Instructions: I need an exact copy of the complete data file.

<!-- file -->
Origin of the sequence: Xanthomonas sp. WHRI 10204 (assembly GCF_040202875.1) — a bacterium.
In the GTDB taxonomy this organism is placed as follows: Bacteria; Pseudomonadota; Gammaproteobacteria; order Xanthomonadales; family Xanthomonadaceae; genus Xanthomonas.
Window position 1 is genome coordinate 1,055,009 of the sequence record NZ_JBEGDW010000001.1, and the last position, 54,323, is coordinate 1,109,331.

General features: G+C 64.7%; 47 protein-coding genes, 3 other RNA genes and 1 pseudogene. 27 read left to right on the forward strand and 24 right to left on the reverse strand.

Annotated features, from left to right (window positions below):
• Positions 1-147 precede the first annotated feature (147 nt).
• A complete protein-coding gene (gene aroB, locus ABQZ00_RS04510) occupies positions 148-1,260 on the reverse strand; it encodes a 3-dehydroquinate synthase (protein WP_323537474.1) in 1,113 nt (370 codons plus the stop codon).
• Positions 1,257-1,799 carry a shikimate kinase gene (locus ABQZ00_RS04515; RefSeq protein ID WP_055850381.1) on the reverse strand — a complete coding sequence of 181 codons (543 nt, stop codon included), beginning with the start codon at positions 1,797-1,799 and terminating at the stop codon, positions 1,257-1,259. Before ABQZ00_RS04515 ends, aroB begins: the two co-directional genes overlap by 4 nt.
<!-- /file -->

Origin of the sequence: Xanthomonas sp. WHRI 10204 (assembly GCF_040202875.1) — a bacterium.
In the GTDB taxonomy this organism is placed as follows: Bacteria; Pseudomonadota; Gammaproteobacteria; order Xanthomonadales; family Xanthomonadaceae; genus Xanthomonas.
Window position 1 is genome coordinate 1,055,009 of the sequence record NZ_JBEGDW010000001.1, and the last position, 54,323, is coordinate 1,109,331.

General features: G+C 64.7%; 47 protein-coding genes, 3 other RNA genes and 1 pseudogene. 27 read left to right on the forward strand and 24 right to left on the reverse strand.

Annotated features, from left to right (window positions below):
• Positions 1-147 precede the first annotated feature (147 nt).
• A complete protein-coding gene (gene aroB, locus ABQZ00_RS04510) occupies positions 148-1,260 on the reverse strand; it encodes a 3-dehydroquinate synthase (protein WP_323537474.1) in 1,113 nt (370 codons plus the stop codon).
• Positions 1,257-1,799 carry a shikimate kinase gene (locus ABQZ00_RS04515; RefSeq protein ID WP_055850381.1) on the reverse strand — a complete coding sequence of 181 codons (543 nt, stop codon included), beginning with the start codon at positions 1,797-1,799 and terminating at the stop codon, positions 1,257-1,259. Before ABQZ00_RS04515 ends, aroB begins: the two co-directional genes overlap by 4 nt.